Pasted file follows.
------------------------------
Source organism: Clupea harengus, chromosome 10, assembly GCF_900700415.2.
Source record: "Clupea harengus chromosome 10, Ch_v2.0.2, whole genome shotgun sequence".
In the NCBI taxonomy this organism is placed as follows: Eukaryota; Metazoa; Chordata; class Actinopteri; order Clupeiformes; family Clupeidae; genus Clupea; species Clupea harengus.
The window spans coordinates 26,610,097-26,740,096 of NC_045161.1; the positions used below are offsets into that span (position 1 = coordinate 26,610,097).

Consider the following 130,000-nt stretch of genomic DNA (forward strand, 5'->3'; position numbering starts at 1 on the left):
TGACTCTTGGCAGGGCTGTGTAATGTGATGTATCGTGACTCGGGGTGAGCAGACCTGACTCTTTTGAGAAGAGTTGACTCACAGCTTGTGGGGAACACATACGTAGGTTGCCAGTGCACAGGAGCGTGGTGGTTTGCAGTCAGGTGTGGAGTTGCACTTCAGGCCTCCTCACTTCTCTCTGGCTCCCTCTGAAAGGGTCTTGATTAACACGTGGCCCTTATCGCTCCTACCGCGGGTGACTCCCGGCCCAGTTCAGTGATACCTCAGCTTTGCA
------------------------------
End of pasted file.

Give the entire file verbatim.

Source organism: Clupea harengus, chromosome 10, assembly GCF_900700415.2.
Source record: "Clupea harengus chromosome 10, Ch_v2.0.2, whole genome shotgun sequence".
In the NCBI taxonomy this organism is placed as follows: Eukaryota; Metazoa; Chordata; class Actinopteri; order Clupeiformes; family Clupeidae; genus Clupea; species Clupea harengus.
The window spans coordinates 26,610,097-26,740,096 of NC_045161.1; the positions used below are offsets into that span (position 1 = coordinate 26,610,097).

Consider the following 130,000-nt stretch of genomic DNA (forward strand, 5'->3'; position numbering starts at 1 on the left):
TGACTCTTGGCAGGGCTGTGTAATGTGATGTATCGTGACTCGGGGTGAGCAGACCTGACTCTTTTGAGAAGAGTTGACTCACAGCTTGTGGGGAACACATACGTAGGTTGCCAGTGCACAGGAGCGTGGTGGTTTGCAGTCAGGTGTGGAGTTGCACTTCAGGCCTCCTCACTTCTCTCTGGCTCCCTCTGAAAGGGTCTTGATTAACACGTGGCCCTTATCGCTCCTACCGCGGGTGACTCCCGGCCCAGTTCAGTGATACCTCAGCTTTGCA